No matter what type of pet you choose, taking care of that pet will require a lot of time and patience. Dogs need to be walked, potty trained, bathed, taken to the vet, crate trained, fed, and played with. Cats need trips to the vet, cleaned, litter boxes cleaned, and lots of attention. You can’t simply get an animal and expect it to take care of itself. And in college, do you really have the time you need to take care of a pet? To cover the expenses of a pet, you may need to pick up additional hours at work, but then when will you walk Fido? Getting a pet means you will have to work your schedule to include both your needs and theirs, while also having the funds to take care of both.  Maybe you have a roommate or significant other who would be willing to lend a hand in more stressful or urgent situations; but, the pet will become your responsibility, so you should make sure you have the proper time to care for it. (And if you’re going in with a friend or significant other for the pet, make sure you understand what’s expected from each of you before you bring your new friend home.)

2 cats sitting on stairs

Photo by: Madison Duncan

These are just a few tips to get you thinking about your choice in getting a pet. Having a pet is great and it teaches responsibility… But, it also costs money and you have to think about if you’ll be able to afford giving this pet the home it really deserves. If you’ve decided you really can’t afford a pet while you’re in college, one thing you can do is volunteer at either of the shelters listed above. This is a really good way to get the furry friend experience and you’ll be giving back to the community. Be sure and visit their websites for more information!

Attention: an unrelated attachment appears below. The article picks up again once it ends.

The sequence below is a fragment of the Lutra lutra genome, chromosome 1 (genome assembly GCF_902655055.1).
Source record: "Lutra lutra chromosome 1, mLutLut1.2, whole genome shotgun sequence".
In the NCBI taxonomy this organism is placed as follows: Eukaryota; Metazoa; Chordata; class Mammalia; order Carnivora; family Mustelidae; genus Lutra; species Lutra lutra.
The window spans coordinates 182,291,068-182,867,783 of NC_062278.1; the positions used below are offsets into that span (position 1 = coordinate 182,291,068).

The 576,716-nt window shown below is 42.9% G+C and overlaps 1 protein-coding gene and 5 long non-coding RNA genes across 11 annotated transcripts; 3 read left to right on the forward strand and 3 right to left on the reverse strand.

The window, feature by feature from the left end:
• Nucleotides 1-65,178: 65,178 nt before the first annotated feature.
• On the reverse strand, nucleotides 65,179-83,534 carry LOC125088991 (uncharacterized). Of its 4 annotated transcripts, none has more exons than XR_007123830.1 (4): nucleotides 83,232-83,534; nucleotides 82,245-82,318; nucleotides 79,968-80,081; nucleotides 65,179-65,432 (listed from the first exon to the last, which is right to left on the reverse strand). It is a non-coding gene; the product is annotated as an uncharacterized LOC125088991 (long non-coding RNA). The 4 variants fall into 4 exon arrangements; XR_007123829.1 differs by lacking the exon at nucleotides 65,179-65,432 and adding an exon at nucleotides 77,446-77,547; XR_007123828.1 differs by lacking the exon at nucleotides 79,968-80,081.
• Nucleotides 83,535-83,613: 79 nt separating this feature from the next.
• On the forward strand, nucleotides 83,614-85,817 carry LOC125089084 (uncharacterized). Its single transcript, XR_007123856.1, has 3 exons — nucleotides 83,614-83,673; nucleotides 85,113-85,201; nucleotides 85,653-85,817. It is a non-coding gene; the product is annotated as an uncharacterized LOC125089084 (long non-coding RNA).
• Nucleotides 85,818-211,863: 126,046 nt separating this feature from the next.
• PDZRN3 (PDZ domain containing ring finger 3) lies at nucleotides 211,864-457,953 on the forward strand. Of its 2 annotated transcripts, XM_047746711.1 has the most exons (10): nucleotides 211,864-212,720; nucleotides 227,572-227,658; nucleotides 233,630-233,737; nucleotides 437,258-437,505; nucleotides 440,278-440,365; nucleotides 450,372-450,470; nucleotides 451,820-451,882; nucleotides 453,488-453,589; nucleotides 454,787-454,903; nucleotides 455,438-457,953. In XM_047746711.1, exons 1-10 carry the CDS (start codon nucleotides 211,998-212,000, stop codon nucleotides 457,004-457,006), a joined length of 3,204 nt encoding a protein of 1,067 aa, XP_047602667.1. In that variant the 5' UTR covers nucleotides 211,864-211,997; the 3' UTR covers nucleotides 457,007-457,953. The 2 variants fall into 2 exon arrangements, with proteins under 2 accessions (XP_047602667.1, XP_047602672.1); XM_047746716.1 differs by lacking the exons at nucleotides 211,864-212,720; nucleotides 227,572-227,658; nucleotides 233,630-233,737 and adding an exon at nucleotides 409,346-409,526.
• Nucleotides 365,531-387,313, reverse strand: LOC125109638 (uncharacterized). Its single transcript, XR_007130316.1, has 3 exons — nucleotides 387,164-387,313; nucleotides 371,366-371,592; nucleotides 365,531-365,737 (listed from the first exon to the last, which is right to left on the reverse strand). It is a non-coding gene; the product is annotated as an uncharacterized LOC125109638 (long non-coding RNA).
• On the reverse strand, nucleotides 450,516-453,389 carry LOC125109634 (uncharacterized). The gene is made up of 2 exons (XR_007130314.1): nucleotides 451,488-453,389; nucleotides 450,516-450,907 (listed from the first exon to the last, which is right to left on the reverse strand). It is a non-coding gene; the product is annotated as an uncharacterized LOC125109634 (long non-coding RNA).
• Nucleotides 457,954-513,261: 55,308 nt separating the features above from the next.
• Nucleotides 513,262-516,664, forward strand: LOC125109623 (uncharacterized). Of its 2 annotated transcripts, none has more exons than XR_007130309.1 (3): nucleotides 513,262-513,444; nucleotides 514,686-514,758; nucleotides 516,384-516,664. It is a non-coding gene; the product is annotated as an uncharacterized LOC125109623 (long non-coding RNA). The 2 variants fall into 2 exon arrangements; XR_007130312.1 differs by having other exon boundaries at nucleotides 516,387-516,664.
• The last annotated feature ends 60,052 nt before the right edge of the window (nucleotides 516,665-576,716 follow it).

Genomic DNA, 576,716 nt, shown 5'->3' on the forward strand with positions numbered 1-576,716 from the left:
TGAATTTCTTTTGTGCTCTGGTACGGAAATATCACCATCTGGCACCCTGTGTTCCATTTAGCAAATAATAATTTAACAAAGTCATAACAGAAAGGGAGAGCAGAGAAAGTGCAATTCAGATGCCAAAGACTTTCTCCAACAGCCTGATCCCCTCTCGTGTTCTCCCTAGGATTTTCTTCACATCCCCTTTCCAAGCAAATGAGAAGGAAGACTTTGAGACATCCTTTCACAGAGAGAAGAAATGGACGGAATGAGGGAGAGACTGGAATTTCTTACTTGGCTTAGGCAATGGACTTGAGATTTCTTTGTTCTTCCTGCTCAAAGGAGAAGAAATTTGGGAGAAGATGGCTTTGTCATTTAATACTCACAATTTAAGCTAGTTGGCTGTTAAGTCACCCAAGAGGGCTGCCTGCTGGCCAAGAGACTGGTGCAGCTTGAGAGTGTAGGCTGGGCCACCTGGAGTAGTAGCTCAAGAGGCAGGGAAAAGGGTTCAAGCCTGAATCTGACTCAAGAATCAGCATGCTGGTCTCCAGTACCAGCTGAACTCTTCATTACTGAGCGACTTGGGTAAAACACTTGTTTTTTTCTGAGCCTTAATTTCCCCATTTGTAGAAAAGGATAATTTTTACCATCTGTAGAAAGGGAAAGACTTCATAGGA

Thank$giving Weekend

24 Nov

Raysha Duncan, Financial Aid Administrator & Purdue Alumna

people desperately entering store on Black Friday

Photo by: geek.com

Let’s talk about the biggest holiday shopping day of the year. Black Friday. This day was originally known as the unofficial start to a bustling holiday shopping season and has now become the biggest event of the Thanksgiving holiday weekend…after Thanksgiving, of course.

While the turkey is in the oven and Mom is madly mixing mashed potatoes and Dad and Uncle Joe are watching football, the ads for Black Friday sit on the table…waiting. There’s something in them for everyone! The annual Toys’R’Us ultimate wish list, the Macy’s blow-out sale and the Kohl’s early bird specials. And, best of all, in the past couple years these sales are now starting Thanksgiving Day! So now, right after Thanksgiving dinner you can change into your comfy pants and load everyone into your aunt’s minivan to go hit the sales, leaving the young and uninterested ones behind to fend for themselves on leftovers. And for those who aren’t interested in heading out Thanksgiving night, the 4AM sales still exist! Don’t feel like leaving the house? That’s fine! Cyber Monday now extends from Black Friday to the “traditional” Cyber Monday (aka the Monday after Thanksgiving)!

Regardless of how you’ll be spending your Thanksgiving weekend, here are some things to keep in mind in relation to your holiday shopping:

Everybody’s After the Same Deals

man waiting in line with giant TV

Photo by: msn.com

Don’t be that person who makes it on the news by tackling someone’s grandma (…or worse, really people?) for a slow cooker. It’s not worth it. Check out all the deals in your ads before heading out because chances are that more than one superstore in town has slow cookers on sale. Accept that you may not get what you want at the first store and move on. And, don’t forget you can always go back home and look for one online if you really can’t find it. Make a plan for when you go out shopping and have a goal for what you absolutely must have, then go for the wants. Split up to maximize your shopping potential.